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In preparation for their move to the 1st floor of the Health Transformation Building (HTB), the WorkLife Walk-in Clinic will close Friday, November 15 at 12 noon.
Regular hours will resume on Monday, November 18 at 8 am in the new 1st floor location.

Getting a poor night’s sleep hurts…literally

Reviewed by: Mark Queralt, MD
Written by: Lauryn Feil

Can’t sleep because your back hurts? But your back hurts even more when you can’t sleep? Issues regarding sleep and pain are not uncommon. According to the Centers for Disease Control and Prevention (CDC), approximately 20% of adults in the United States experience chronic pain, and of those experiencing pain, between 67-88% also have sleep issues. It may seem endless, but the truth is, getting better sleep may be the best pain killer out there. Let’s break down the relationship between pain and sleep and how you can successfully manage both.

What exactly are we dealing with?

Pain is an unpleasant physical or emotional signal of bodily harm that strongly motivates behavior. While sleep is a behaviorally driven action that serves to maintain homeostasis and optimize function across the body’s multiple physiological systems. Humans require both pain and sleep to survive; however, chronic impairments in the systems that regulate pain and sleep can have a broadly negative impact on overall health and well-being.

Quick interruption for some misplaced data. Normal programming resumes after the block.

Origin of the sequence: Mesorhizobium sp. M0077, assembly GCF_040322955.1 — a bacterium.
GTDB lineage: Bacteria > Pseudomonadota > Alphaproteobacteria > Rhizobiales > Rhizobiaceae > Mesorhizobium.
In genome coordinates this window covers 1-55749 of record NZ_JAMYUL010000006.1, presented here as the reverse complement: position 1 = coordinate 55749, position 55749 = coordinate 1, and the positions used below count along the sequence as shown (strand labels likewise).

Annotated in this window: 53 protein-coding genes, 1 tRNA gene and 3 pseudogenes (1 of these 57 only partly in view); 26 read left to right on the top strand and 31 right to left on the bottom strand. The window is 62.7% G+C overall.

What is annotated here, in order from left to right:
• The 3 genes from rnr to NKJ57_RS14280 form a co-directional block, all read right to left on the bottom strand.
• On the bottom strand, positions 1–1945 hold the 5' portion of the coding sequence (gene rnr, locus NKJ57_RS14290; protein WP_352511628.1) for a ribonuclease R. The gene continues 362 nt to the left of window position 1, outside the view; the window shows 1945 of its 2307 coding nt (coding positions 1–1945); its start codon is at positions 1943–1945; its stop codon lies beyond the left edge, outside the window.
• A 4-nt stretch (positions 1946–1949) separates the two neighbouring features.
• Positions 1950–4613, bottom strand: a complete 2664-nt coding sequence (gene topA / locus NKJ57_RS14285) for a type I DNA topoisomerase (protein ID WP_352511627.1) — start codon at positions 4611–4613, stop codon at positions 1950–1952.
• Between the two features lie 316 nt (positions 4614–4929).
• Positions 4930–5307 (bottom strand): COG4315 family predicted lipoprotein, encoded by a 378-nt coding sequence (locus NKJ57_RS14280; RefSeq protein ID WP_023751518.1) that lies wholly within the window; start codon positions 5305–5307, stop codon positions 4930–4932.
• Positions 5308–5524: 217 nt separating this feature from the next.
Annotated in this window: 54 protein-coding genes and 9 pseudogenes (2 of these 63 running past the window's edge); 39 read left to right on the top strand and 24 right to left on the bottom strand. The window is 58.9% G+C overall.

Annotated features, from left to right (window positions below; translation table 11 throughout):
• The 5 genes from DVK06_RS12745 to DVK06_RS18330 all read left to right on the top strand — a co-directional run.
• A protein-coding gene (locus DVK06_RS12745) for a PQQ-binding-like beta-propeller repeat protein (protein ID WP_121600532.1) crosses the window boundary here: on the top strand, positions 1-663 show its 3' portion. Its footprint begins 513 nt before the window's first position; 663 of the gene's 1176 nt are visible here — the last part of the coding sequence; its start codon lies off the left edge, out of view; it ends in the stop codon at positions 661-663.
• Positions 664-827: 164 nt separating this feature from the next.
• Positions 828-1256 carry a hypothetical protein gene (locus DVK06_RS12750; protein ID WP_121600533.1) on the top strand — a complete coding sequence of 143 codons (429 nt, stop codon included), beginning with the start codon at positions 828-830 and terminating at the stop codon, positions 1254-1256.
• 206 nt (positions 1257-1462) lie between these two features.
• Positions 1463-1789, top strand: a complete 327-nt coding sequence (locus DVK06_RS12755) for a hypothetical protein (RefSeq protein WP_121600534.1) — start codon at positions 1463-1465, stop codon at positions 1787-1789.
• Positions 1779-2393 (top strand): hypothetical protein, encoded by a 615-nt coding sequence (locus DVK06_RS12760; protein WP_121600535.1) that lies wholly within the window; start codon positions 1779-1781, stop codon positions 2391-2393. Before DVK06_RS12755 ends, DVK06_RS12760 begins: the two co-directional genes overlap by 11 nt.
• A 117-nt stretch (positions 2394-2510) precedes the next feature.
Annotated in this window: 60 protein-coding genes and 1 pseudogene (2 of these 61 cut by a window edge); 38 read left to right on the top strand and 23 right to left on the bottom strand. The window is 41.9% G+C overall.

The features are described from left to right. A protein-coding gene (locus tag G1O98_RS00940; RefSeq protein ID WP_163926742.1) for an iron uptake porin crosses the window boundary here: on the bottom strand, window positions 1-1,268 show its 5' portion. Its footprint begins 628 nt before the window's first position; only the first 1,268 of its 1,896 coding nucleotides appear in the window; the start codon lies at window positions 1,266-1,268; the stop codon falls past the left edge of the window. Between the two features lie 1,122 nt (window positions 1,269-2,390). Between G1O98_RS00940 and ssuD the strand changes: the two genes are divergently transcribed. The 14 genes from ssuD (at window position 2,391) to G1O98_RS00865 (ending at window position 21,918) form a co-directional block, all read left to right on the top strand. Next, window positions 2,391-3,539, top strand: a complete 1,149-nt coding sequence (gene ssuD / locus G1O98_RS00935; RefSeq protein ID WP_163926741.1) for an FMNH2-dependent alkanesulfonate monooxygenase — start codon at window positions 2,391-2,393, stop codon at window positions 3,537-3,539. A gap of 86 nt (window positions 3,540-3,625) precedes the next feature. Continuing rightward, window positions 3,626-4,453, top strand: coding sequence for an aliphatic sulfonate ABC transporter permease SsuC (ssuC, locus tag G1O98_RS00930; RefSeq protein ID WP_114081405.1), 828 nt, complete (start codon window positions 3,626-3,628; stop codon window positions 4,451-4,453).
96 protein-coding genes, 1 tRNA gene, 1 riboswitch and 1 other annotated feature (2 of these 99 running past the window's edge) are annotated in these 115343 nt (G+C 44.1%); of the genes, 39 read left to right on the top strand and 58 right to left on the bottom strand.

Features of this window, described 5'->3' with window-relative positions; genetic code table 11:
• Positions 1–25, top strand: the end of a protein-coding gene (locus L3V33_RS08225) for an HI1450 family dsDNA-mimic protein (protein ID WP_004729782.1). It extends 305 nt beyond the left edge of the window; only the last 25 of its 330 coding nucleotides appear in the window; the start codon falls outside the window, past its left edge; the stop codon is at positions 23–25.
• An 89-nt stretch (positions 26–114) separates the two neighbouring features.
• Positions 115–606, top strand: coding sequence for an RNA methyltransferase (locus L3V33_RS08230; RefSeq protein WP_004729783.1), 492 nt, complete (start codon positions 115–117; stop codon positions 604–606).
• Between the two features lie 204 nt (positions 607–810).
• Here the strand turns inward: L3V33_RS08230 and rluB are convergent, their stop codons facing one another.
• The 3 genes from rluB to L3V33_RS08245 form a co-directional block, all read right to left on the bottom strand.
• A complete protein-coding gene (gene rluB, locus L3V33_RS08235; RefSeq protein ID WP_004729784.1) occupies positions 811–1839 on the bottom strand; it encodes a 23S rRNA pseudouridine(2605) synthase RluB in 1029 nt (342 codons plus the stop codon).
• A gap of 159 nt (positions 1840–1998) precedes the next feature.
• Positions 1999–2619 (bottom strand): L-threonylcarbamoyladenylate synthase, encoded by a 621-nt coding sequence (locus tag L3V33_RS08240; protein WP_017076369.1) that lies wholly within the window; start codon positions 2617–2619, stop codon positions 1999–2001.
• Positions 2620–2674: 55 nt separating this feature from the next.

So, what came first, the chicken or the egg? It can sometimes be hard to determine if the cycle of chronic pain and sleep disturbances began with a lack of sleep or the onset of pain, but, to get closer to a pain-free life, with more restful nights, it’s key to address sleep AND pain.

Healthy sleep promotes healing of the mind and body.

When you’re tired, that’s your body telling you it’s time to rest, repair, and regain the energy you need to carry you through the next day. The way your body feels when you’re awake depends in part on what happens while you sleep.